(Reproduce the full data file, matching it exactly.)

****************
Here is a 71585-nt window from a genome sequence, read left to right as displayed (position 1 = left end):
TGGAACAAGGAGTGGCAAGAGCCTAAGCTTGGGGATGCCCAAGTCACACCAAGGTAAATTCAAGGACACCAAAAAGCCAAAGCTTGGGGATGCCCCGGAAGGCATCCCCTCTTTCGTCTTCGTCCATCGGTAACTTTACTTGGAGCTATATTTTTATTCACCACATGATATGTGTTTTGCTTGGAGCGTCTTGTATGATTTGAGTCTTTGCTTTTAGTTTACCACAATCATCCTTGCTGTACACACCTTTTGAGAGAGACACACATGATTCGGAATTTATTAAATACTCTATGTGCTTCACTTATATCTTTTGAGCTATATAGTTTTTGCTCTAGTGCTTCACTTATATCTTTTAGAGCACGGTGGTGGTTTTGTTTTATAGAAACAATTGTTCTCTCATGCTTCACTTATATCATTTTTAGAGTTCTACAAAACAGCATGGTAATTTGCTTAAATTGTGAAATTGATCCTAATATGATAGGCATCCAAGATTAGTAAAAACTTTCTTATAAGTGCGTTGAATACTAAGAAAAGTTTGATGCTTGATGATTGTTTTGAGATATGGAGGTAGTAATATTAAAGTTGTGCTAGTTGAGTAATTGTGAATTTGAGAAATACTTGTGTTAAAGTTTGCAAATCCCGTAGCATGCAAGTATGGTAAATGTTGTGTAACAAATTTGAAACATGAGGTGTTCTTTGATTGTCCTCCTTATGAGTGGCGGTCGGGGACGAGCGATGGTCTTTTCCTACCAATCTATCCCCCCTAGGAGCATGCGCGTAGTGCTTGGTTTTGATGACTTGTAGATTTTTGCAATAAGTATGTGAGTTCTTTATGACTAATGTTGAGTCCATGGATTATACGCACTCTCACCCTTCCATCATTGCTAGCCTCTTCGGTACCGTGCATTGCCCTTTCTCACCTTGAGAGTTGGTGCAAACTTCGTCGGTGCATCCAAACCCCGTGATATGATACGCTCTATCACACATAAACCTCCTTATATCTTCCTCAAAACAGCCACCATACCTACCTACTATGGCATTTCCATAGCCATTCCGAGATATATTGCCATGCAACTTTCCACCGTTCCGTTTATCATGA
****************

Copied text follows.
Here is a 71585-nt window from a genome sequence, read left to right as displayed (position 1 = left end):
TGGAACAAGGAGTGGCAAGAGCCTAAGCTTGGGGATGCCCAAGTCACACCAAGGTAAATTCAAGGACACCAAAAAGCCAAAGCTTGGGGATGCCCCGGAAGGCATCCCCTCTTTCGTCTTCGTCCATCGGTAACTTTACTTGGAGCTATATTTTTATTCACCACATGATATGTGTTTTGCTTGGAGCGTCTTGTATGATTTGAGTCTTTGCTTTTAGTTTACCACAATCATCCTTGCTGTACACACCTTTTGAGAGAGACACACATGATTCGGAATTTATTAAATACTCTATGTGCTTCACTTATATCTTTTGAGCTATATAGTTTTTGCTCTAGTGCTTCACTTATATCTTTTAGAGCACGGTGGTGGTTTTGTTTTATAGAAACAATTGTTCTCTCATGCTTCACTTATATCATTTTTAGAGTTCTACAAAACAGCATGGTAATTTGCTTAAATTGTGAAATTGATCCTAATATGATAGGCATCCAAGATTAGTAAAAACTTTCTTATAAGTGCGTTGAATACTAAGAAAAGTTTGATGCTTGATGATTGTTTTGAGATATGGAGGTAGTAATATTAAAGTTGTGCTAGTTGAGTAATTGTGAATTTGAGAAATACTTGTGTTAAAGTTTGCAAATCCCGTAGCATGCAAGTATGGTAAATGTTGTGTAACAAATTTGAAACATGAGGTGTTCTTTGATTGTCCTCCTTATGAGTGGCGGTCGGGGACGAGCGATGGTCTTTTCCTACCAATCTATCCCCCCTAGGAGCATGCGCGTAGTGCTTGGTTTTGATGACTTGTAGATTTTTGCAATAAGTATGTGAGTTCTTTATGACTAATGTTGAGTCCATGGATTATACGCACTCTCACCCTTCCATCATTGCTAGCCTCTTCGGTACCGTGCATTGCCCTTTCTCACCTTGAGAGTTGGTGCAAACTTCGTCGGTGCATCCAAACCCCGTGATATGATACGCTCTATCACACATAAACCTCCTTATATCTTCCTCAAAACAGCCACCATACCTACCTACTATGGCATTTCCATAGCCATTCCGAGATATATTGCCATGCAACTTTCCACCGTTCCGTTTATCATGA